Doors Wide Open

Rivka arrives at Sara’s tent (Bereshit 24:67):

(67) “And Yitzchak took her to his mother Sara’s tent, and he took Rivka as a wife, and he loved her, and he was consoled after his mother.”

Rashi writes that Yitzchak saw three things in Rivka that were similarly found in his mother Sara: The candles were lit from Shabbat to Shabbat, her dough was blessed and the cloud of Divine Glory rested upon her tent:

To his mother Sara’s tent- And he brought her to the tent and she made to be in the model of his mother Sara, meaning she is like his mother Sara, that the whole time that Sara was alive the candles stay lit from Shabbat eve to Shabbat eve, and her dough was blessed, and a cloud hovered over the tent, and when Sara died they ceased, and when Rivka came they returned.

The Midrash also brings a fourth item: the entrances to the tent were opened wide (Bershit Rabba Chayei Sara 60:16)

And Yitzchak brought her to his mother Sara’s tent.

All the days that Sara was alive a cloud hovered over her tent, and once she died the cloud ceased, and once Rivka came the very same cloud returned.

All the days that Sara was alive the entrances to the tent were open wide, once she died, the entrance ceased to be opened wide, and once Rivka came they returned to being open wide.

All the days that Sara was alive her dough was imbued with blessing, and once she died the blessing ceased, and once Rivka came it returned.

All the days that Sara was alive there was a candle that stay lit from Shabbat eve to Shabbat eve, and once she died the candle ceased, and once Rivka came it returned.

Once [Yitzchak] saw that she emulated his mother’s actions, taking challah in purity and taking the dough in purity, immediately Yitzchak brought her to the tent. Rabbi Yudan said, “The Torah teaches you that if you have older sons, you should marry them off first, and then a wife for yourself. Who do we learn this from? Avraham, who in the first, ‘Yitzchak brought her to the tent of his mother Sara’, and afterwards, ‘And Avraham continued and took for himself a wife’”.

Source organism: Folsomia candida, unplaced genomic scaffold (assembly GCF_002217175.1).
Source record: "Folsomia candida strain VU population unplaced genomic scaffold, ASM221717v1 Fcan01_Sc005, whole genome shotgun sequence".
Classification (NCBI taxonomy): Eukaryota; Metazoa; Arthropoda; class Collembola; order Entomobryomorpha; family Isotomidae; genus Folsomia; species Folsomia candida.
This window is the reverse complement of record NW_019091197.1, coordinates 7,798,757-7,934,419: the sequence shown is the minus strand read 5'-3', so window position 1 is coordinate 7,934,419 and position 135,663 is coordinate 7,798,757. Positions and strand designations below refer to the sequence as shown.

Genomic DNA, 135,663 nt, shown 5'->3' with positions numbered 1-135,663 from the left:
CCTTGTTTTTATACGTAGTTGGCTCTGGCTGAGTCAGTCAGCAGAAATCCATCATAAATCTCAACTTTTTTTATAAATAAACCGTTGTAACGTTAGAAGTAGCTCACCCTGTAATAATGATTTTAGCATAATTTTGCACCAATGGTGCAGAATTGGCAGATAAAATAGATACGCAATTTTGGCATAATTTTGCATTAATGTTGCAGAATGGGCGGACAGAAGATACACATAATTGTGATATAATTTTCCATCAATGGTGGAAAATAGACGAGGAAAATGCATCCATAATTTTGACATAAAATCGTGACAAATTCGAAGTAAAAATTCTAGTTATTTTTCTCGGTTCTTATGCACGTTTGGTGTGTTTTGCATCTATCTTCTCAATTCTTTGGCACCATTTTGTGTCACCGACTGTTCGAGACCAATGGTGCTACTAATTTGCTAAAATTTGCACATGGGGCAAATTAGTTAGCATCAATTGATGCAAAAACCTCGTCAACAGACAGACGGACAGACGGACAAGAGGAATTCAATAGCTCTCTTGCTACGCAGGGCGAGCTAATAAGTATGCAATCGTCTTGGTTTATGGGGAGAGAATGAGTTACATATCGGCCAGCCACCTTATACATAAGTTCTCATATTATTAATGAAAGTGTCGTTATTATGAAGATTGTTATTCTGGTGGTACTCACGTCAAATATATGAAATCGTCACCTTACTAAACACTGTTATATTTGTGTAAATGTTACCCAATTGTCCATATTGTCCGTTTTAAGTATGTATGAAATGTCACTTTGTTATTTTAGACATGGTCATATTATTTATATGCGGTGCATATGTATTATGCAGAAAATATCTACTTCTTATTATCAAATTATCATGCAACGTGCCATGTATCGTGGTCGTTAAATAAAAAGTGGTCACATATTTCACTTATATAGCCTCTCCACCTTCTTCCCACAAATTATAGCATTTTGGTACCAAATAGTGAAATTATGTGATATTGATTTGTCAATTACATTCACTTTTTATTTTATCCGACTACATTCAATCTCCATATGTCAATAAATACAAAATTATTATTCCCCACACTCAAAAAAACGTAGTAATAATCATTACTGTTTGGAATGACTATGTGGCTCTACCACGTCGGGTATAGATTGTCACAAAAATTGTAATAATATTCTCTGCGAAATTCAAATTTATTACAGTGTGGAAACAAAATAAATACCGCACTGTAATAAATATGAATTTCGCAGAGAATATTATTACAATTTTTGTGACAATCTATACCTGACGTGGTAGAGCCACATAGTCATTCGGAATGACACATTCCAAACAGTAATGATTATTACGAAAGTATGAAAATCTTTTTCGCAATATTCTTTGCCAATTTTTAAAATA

Rashi only mentions three things: The Cloud, the blessing in the dough, and the candle that was lit from Shabbat to Shabbat. Why doesn’t he mention “The entrance was wide open” (the Maharal asks this question)?

It appears that all the things aren’t direct results of Rivka’s actions.

Making the entrance to the tent wide open – is a direct action of Rivka.

Yitzchak recognizes the traits of Rivka:

He knows that she is one who performs kindnesses, as the stories he heard from Eliezer indicate, as well as his own impressions from the fact that she opens the entrance of the tent.

He knows that Rivka understands how to join between the holy and the mundane, even though she was steeped in the world of the mundane, and even though she was in the home of Lavan and Betuel, she remained holy.

He knows that she has faith in the special attribute of providence, and as a result she agreed to go with Eliezer (otherwise, it is difficult to understand how a young girl would be prepared to leave her father’s home for an unknown groom).

He recognizes these qualities, but now realizes how personal and genuine they are to the extent that Divine providence connects with them. He sees that the woman of kindness, whose entrances are opened outward, merits an abundance of blessing in the home – blessing in the dough. He sees Rivka connect the holy and mundane; she merits that the candles should continue to burn from one Shabbat to the next, thereby connecting the holiness of Shabbat to all the days of the week. He sees Rivka’s quality of faith in providence, which makes the home like a Mishkan, a resting place for the Divine Presence whereby the cloud hovers over the tent.

Rashi doesn’t mention the qualities, but only the Divine signs, and that through them he sees the providence over righteous Rivka:

Spiritual blessing- The cloud hovering over the tent.

Physical blessing- The blessing present in the dough.

The blessing of holiness in the holy as well as the mundane- The candle lit from Shabbat to Shabbat.

After Yitzchak sees all this- then he “loves her”.

What was lacking was not just that Sara departed from the world. When one departs, a void of important attributes also departs from the world. Yitzchak saw Rivka’s own attributes, and saw the spiritual impact on the home, which filled the void in the world left by Sara’s death – and immediately “he loved her, and Yitzchak was consoled after his mother.”

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